Plants typically need three things to survive: water, light, and soil.

Soil may seem obvious, but nowadays, with soil alternatives and hydroponic growing, even that is optional.

However, for most growers, especially those who are new to growing marijuana, growing in soil is the best option.

Soil growing (instead of growing in nutrient-infused water) is one of the easiest and most familiar methods of growing.

Plus, attempting to grow hydroponically the first time you are growing marijuana is almost guaranteed to be a recipe for disaster.

Soil is simply the natural way to grow, but it is still important to start with a good quality soil.

After all, it provides the plant’s nutrients and helps the plant form stable roots.

High-quality soil is especially important for outdoor plants who could face potentially harsh winds and other environmental conditions.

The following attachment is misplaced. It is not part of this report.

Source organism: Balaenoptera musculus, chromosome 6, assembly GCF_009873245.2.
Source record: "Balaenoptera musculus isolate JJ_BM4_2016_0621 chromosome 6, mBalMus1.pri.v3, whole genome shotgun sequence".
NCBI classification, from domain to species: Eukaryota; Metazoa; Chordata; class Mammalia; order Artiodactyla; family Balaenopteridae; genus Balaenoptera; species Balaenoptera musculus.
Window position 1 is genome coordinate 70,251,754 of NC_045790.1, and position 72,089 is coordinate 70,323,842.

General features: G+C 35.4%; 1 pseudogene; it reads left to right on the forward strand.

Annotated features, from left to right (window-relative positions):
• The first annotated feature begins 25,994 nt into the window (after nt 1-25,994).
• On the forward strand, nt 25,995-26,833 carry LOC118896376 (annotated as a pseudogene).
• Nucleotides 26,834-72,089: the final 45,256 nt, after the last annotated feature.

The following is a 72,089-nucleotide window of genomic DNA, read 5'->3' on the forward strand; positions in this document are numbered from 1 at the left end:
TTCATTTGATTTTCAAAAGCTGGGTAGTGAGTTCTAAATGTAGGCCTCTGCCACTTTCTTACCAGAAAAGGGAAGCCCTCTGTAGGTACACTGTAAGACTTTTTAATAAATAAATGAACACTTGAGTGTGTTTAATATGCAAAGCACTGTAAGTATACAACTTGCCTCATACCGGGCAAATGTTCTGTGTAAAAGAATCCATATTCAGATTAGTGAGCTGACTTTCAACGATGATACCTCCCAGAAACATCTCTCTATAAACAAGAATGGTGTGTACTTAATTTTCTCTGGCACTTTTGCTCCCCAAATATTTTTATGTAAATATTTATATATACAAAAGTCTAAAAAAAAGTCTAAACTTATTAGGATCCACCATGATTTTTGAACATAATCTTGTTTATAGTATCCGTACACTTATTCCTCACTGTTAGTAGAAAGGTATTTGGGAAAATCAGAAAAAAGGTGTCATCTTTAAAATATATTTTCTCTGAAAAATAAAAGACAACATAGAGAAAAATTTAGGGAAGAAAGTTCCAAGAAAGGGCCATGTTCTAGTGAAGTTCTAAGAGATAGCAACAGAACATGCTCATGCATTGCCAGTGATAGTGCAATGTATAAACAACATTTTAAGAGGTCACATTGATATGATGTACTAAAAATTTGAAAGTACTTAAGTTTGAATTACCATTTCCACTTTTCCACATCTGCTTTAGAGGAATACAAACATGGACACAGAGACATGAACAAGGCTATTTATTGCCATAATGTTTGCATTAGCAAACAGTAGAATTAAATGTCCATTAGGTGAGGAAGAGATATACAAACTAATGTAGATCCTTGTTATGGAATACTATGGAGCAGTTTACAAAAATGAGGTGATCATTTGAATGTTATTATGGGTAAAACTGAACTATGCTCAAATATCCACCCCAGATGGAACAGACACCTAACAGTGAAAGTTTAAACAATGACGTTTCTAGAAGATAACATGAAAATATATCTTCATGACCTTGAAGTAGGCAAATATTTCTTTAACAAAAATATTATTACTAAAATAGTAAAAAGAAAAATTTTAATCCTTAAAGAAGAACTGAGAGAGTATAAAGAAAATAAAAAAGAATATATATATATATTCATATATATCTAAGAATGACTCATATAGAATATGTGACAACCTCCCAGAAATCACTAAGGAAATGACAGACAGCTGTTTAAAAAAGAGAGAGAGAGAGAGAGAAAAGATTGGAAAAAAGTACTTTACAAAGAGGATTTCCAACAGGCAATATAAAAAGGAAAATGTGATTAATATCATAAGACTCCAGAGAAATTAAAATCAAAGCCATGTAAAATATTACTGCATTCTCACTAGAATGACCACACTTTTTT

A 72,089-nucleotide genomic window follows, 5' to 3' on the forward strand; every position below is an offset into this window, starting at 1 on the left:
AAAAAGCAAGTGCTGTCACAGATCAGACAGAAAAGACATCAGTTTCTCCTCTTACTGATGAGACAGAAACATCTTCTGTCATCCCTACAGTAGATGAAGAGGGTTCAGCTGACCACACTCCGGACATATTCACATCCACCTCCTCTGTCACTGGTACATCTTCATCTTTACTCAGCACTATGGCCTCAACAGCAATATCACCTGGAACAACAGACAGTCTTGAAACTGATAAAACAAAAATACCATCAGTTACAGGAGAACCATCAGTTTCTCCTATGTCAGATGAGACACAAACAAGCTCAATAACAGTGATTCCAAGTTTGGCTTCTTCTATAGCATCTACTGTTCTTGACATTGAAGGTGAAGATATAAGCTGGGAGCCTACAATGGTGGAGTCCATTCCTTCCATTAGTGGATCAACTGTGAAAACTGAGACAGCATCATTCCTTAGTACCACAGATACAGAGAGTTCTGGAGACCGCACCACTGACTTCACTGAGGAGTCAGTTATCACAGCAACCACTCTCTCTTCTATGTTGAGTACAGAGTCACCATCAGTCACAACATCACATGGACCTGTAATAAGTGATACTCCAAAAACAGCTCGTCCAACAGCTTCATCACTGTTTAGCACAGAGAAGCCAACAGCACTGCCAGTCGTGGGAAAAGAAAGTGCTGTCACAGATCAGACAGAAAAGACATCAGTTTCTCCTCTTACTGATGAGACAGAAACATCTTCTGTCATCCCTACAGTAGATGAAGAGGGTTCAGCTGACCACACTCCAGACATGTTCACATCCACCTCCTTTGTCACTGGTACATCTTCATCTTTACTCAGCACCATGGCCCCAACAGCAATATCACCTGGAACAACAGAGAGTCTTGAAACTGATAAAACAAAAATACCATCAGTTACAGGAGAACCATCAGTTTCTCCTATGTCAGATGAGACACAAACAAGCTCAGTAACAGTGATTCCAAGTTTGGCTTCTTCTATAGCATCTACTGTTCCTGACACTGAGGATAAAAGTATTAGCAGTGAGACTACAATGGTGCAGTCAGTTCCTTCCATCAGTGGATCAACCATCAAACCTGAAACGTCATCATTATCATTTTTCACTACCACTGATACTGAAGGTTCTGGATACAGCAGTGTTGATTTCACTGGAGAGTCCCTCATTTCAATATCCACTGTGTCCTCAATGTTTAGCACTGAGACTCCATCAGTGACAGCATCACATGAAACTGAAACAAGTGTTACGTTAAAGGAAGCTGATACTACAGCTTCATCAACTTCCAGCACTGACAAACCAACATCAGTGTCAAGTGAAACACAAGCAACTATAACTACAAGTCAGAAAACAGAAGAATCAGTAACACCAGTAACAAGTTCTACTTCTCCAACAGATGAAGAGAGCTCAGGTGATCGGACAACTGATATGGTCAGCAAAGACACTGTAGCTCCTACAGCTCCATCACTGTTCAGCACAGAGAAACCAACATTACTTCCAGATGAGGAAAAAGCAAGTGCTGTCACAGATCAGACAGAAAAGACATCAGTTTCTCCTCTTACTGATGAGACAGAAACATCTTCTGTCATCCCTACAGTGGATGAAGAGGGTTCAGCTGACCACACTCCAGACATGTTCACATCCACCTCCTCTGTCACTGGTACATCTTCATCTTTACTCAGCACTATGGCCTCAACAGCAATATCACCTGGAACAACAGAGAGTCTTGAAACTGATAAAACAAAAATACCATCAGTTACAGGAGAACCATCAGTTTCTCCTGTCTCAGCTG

Why grow marijuana in soil?

Great soil can help your plants thrive, so it is essential to first understand what soil is.

It is definitely more than dirt.

Advantages of using soil

The soil is the most natural medium for growing almost all kinds of plants. It means that most people already are familiar with or have experience in doing it.

In effect, it is easier and less stressful to use than other modes of planting, which requires a learning curve.

Another advantage is its simplicity in making it work. Just watering the soil is enough for most plants to grow.

Also, the supplies needed are few compared to using other costlier mediums.

Natural soils are made up of mineral particles, air, organic matter, water and biological organisms.

Disadvantages of Using Soil

Since soil is an organic material, it is natural for bugs to live in it.

Therefore, the plants are more prone to suffer from pest infestations.

There is also the issue of slower growth.

In contrast, marijuana grown using hydroponics enjoys explosive growth due to faster and more efficient nutrient absorption.